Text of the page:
Connecting countries to climate technology solutions
English Arabic Chinese (Simplified) French Russian Spanish Yoruba

Vanuatu

Official Name:
Republic of Vanuatu
Region:

National Designated Entity

Type of organisation:
Government/Ministry
Name:
Mrs. Esline Garaebiti
Position:
Director General
Phone:
+678 22068
Emails:
gesline@vanuatu.gov.vu

Energy profile

Vanuatu (2012)

Type: 
Energy profile
Energy profile
Extent of network

A private company, UNELCO, operates concessions that supply power to Port Vila, Malekula, and Tanna. Another private company, Vanuatu Utilities and Infrastructure Ltd (VUI), has operated the Luganville concession since January 2011. VUI is a wholly-owned subsidiary of the international Pernix Group.Electricity elsewhere in Vanuatu is extremely limited, as about 73% of the population in Vanuatu is not connected to grid electricity. Some grid extension work is currently being carried out in urban areas through the Sarakata Special Reserve Fund. The very low electrification rates for rural areas have been attributed to the geographical isolation of many villages, the absence of sustainable operational and maintenance models, and high up-front costs on low rates of return on investment.Overall, approximately 61% of urban households and only 7% of rural households are electrified. There are a range of historical reasons for the low electrification rates, including a lack of historical government focus on increasing access. The concession contracts also play a role because concessionaires are prohibited from making connections outside their concession area without first receiving permission from the Government.

Renewable energy potential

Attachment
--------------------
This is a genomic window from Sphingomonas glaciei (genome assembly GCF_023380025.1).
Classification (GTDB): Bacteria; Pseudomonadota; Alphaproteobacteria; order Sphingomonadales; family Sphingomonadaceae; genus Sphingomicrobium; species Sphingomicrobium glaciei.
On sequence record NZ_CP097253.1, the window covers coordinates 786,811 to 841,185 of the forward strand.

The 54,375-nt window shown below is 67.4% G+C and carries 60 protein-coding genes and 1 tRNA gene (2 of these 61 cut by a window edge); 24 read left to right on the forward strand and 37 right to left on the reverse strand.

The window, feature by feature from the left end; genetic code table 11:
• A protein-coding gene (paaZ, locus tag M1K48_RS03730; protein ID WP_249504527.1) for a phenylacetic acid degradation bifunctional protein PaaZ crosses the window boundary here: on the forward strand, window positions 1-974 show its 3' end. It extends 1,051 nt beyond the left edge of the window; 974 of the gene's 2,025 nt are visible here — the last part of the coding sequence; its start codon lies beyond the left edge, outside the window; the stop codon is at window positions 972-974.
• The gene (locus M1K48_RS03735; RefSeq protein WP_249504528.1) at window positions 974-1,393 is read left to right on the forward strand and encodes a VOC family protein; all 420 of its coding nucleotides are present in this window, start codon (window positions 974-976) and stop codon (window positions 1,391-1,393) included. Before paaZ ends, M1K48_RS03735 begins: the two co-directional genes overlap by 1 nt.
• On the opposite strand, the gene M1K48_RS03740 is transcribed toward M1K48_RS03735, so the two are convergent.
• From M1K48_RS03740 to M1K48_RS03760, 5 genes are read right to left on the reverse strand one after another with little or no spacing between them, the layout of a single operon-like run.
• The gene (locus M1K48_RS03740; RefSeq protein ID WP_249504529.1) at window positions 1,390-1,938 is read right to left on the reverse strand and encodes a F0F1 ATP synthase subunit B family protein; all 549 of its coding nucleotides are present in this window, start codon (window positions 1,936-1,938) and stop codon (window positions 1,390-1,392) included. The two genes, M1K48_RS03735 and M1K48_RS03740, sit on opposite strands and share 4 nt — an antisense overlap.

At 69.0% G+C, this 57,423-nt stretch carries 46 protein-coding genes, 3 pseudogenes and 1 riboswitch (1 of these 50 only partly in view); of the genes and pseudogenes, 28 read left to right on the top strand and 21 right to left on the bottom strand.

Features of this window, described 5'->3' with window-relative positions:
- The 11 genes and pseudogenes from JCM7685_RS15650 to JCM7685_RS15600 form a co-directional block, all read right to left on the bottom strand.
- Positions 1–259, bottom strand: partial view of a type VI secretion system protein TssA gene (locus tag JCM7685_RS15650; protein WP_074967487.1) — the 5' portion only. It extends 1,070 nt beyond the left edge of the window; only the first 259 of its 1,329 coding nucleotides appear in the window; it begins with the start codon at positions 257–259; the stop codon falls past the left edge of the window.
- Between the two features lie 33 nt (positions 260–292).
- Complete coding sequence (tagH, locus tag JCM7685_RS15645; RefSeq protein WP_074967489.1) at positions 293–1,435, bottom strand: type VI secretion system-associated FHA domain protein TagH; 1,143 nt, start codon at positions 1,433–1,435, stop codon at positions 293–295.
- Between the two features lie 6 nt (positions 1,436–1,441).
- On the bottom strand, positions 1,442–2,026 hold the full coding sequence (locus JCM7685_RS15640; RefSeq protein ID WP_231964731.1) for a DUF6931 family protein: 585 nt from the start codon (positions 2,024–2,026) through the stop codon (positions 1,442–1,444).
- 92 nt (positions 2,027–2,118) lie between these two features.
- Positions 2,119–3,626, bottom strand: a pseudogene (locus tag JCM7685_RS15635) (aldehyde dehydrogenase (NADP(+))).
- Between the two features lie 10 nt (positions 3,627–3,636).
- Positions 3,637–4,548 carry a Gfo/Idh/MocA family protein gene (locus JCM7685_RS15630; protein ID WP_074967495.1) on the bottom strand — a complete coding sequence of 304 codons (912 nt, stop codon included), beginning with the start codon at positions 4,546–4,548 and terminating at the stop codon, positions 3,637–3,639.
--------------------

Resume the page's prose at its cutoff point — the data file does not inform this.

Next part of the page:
HydropowerVanuatu has some hydro potential for supplying urban grids and small rural demands. Progress has been slow on rural hydropower use, primarily due to a lack of long-term monitoring data to support feasibility analysis, high up-front capital costs, and land access issues.Geothermal energyTwelve islands have thermal springs and possible geothermal potential, the best probably on Efate where two prospective sites have been identified and deep drilling has been recommended. A Memorandum of Understanding has been signed between UNELCO and Kuth Energy Ltd for the development of a potential 4 MW geothermal plant in the Port Vila region, with explorations having begun in 2009, and completion of the power plant scheduled for 2015 if tests are positive.Solar EnergySolar power has been used previously in Vanuatu in the form of Solar Home Systems (SHS) for rural electrification purposes. The dissemination of SHS is still being supported by the Japanese International Cooperation Agency (JICA) and the Global Partnership on Output-Based Aid (GPOBA). The technical potential of solar power in Vanuatu is relatively large, with annual average sunshine hours ranging from 2000 to 2300, at an average insolation of 6 kWh/m2/day.Wave energyIn the early 1990s, Oceanor of Norway monitored Vanuatu’s sea wave potential. Data from buoys suggest an average of 14.4kW per metre of wavefront off Efate. Satellite data suggest 9-20kW/m at various sites. If seawave energy were commercially available, Vanuatu could produce much of its demand (an estimated 22MW) from a few small plants. No assessment has yet been conducted on the potential for Ocean Thermal Energy Conversion in Vanuatu.Wind energyThere is very limited data on wind energy potential. A Pacific Islands Forum Secretariat (PIFS) project monitored wind speeds at an Efate site in the mid 1990s, indicating 5.0m/s average speed in 1995 and 4.2m/s in 1996, well below the 6m/s generally considered to be necessary for economic electricity production. Despite this, UNELCO has completed the construction of a 3 MW wind farm near Devil’s Point, connected to the Port Vila grid, with further monitoring and measurement activities being conducted for a second wind farm, also near Port Vila.Biomass/biofuelThe potential for significant wood-based power generation by sawmills, where residues are widely dispersed, is not promising.  There is very limited practical potential for biogas (methane from animal wastes) or energy from municipal wastes at landfills. There is considerable experience at using coconut oil as biofuel, replacing diesel fuel for electricity and transport.  In recent years before 2004, copra output was in principle sufficient to replace all diesel fuel imports. Currently, the Port Vila diesel generators are run on a 20% blend of coconut oil with diesel, and coconut oil is being used as a diesel replacement in small power grids, for example that of Port Orly. Discussions for the potential construction of a copra oil biodiesel refinery have been had, but financing for the project has been difficult to source.